When tech journalists go to international conferences, there is always one question that comes up: “where's a good place to eat?”
In Silicon Valley, I don’t have to ask that question. Unlike many of the other tech journalists who come here, I’m going home, literally. The convention center where I’ll be covering Apple’s World Wide Developer Conference this week is just three blocks away from my old apartment. And when I come home, I like to hit all my favorite food joints.
So this week, in-between the news about iOS13 and whatever else Apple throws our ways, we’re going to show you what the natives of Silicon Valley chow down on in between writing code and watching the Golden State Warriors play for their fourth NBA championship in five years. (Yeah, that’s also this week.) I'll show you where to go for a great carne asada burrito, where to get the best burgers on the West Coast, and take you to a steak house that’s been serving the South Bay’s tech sector for over 50 years.
Of course, Silicon Valley isn't just San Jose. Throughout the week, I'll take you up the peninsula for some regional treats, including Dungeness crab, sour dough bread, and cioppino, and maybe we’ll even take a drive over the Santa Cruz Mountains. I'll show you where you can get a corn dog next to a 95-year-old roller coaster. At the very least, expect a lot of guacamole.
Classic San Francisco
On the last night before I fly back to Dubai, I’m heading up to San Francisco. There is nothing more San Franciscan that Dungeness crab, except maybe sour dough bread, but those usually go hand-in-hand. It’s been a few years since I’ve had Dungeness, but they are my personal favorite. They’re big and don’t require microsurgery to get to the meat.
Unfortunately, it’s late, so I head down to Fisherman’s Wharf. You only need two words to describe this place: tourist trap. That doesn’t mean there aren’t good restaurants at Fisherman’s Wharf. There are. Scoma’s is one of my all time favorite places to eat. Tourists don’t always know about it because you have to walk down an alley and onto a dock to find it. It has excellent crab, but it usually requires a reservation and also don’t want to be “that guy” eating alone.
So I walk over by the street vendors, who are all promising crab, shrimp, lobster and other seafood in various stages of freshman. Hard pass.
So I’m going to cheat and head over to Boudin, which is also a tourist trap. But at least it’s an authentic tourist trap. Boudin is one of the original bakeries to make sour dough bread in the Bay Area, so at least its origins are local. Try to look past the crab hats they’re selling in the gift shop.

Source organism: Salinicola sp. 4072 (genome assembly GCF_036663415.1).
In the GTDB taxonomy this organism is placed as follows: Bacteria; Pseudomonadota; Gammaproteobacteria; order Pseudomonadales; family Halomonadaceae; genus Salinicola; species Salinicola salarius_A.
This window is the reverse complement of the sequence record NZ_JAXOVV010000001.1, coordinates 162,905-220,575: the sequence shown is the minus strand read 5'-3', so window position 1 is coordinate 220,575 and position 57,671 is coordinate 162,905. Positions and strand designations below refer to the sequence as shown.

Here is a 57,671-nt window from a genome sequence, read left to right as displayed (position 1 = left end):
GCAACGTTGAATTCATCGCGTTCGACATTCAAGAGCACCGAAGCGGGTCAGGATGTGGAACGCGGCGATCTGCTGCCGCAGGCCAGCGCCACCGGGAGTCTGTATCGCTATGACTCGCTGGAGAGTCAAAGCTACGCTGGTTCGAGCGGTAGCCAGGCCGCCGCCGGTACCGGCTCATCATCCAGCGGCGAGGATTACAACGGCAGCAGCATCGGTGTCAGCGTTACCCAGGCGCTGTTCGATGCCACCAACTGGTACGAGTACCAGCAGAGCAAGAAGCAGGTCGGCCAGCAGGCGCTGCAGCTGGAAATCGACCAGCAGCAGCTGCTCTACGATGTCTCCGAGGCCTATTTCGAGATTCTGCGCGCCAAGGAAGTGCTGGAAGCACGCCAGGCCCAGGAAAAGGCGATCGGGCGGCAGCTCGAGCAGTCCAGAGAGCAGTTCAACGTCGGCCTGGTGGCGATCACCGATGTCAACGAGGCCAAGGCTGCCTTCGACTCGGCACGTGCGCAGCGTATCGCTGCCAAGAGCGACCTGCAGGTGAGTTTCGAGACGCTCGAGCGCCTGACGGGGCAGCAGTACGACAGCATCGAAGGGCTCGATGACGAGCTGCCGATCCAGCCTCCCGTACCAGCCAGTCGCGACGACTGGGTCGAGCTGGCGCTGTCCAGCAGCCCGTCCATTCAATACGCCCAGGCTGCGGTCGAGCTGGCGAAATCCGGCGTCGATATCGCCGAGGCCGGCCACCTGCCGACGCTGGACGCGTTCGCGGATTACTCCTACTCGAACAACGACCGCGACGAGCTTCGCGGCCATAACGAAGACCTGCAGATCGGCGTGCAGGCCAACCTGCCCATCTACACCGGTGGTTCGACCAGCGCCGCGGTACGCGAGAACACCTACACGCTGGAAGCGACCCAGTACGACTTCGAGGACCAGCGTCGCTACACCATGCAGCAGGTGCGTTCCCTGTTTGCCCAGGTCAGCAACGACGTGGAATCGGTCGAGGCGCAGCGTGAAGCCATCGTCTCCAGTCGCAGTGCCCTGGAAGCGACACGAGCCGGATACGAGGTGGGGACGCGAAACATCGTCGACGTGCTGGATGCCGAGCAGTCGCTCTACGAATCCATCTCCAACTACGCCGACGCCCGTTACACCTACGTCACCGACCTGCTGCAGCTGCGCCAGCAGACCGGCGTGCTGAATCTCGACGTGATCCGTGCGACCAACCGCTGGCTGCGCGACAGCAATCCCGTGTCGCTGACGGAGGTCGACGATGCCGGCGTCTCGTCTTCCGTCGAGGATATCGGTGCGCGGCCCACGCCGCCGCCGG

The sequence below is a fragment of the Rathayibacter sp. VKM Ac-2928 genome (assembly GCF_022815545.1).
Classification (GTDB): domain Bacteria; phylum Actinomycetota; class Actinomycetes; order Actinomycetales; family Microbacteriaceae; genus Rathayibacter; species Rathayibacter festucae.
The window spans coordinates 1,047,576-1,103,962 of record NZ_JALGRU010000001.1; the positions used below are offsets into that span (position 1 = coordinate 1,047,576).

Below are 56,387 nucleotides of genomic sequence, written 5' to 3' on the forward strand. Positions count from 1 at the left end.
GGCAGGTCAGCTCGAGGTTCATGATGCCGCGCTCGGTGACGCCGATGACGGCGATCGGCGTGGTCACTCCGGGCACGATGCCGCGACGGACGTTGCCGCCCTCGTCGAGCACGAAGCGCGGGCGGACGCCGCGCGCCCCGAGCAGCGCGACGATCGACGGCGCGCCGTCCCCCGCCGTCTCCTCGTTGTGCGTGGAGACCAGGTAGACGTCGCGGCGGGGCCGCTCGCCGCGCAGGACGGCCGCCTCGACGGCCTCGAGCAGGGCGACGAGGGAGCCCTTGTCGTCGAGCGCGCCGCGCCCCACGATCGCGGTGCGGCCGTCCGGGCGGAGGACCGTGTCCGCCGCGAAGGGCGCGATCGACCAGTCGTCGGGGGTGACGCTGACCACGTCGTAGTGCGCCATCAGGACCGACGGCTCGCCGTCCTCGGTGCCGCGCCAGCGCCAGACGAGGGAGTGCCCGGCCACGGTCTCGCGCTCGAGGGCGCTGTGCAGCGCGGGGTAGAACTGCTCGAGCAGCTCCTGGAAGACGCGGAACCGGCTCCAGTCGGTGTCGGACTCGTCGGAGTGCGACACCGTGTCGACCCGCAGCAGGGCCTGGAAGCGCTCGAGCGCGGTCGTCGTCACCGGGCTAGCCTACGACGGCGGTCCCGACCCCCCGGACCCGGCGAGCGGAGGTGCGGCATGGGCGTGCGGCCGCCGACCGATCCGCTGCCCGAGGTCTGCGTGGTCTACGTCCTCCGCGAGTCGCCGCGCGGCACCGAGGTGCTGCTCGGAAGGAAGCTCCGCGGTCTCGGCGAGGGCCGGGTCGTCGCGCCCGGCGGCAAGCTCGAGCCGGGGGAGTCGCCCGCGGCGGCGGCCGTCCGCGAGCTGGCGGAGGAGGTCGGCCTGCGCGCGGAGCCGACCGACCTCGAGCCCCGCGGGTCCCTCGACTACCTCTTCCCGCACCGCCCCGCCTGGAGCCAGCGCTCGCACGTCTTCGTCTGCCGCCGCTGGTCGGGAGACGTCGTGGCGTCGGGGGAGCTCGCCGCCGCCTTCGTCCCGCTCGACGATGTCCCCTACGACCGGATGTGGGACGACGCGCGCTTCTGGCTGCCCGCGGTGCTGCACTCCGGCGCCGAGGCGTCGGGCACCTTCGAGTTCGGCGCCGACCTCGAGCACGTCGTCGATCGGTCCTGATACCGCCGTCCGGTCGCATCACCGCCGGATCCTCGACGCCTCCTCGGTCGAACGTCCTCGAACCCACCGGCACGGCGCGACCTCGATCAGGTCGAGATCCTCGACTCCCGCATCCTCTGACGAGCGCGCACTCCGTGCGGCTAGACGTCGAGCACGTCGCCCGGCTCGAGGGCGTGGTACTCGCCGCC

On offer is either crab chowder or clam chowder, both in a sour dough bread bowl. I’ve never had crab chowder in my life. it is NOT a San Francisco thing - cioppino is the local seafood soup - but I decide to give it a try, because crab. It’s better than I expected, and as the chowder mixes with the sour dough, it gives it a nice texture. But corn? I think I would have preferred cioppino though, which has a heartier broth and more seafood.
Next time, I know. I’m heading to Scoma’s.
Anyway, this is the last entry on this food blog, at least on this trip. Hope you enjoyed it.
Over to the Pacific coast.
At some point, I promised to show you where to get a Corn Dog next to a 95-year-old roller coaster. The only place to find that is in Santa Cruz, about a 40-minute drive south of Silicon Valley. Santa Cruz is only about twenty miles away, but most of it is on a two-lane highway that snakes up and over the Santa Cruz mountains. It’s a beautiful drive in itself, regardless of what awaits you on the other side.
The 95-year-old roller coaster is called the Big Dipper, and it is not something your want to ride after eating. It sits just about 100 yards away from the Pacific Ocean at one end of the Santa Cruz Boardwalk, a park filled with arcade games and thrill rides.
You’ve seen the Big Dipper - and the Santa Cruz Boardwalk - many times, even if you didn’t know it. Both have appeared in many movies over the years, including this year’s horror movie “Us,” and last year’s Transformer’s movie, “Bumblebee.” The park and coaster are probably best known for being in the 80s vampire movie, “The Lost Boys.”
The Santa Cruz boardwalk is not a haven for fine dinning. It’s just the opposite; it’s home to every sugar-filled, deep-fried, carb-loaded monstrosity imaginable. It’s heaven for kids and teenagers, but if you’re over 30, I suggest you approach with caution and a lot of antacid.
The most common “treat” is the corn dog, a beef hotdog, which has been dipped in batter and deep fried. The heroine in Bubblebee actually works making corndogs at the Hot Dog on a Stick shop, which is on the Boardwalk next to the Big Dipper. Still full from gorging at In-and-Out for lunch, I will not be eating any corndogs today.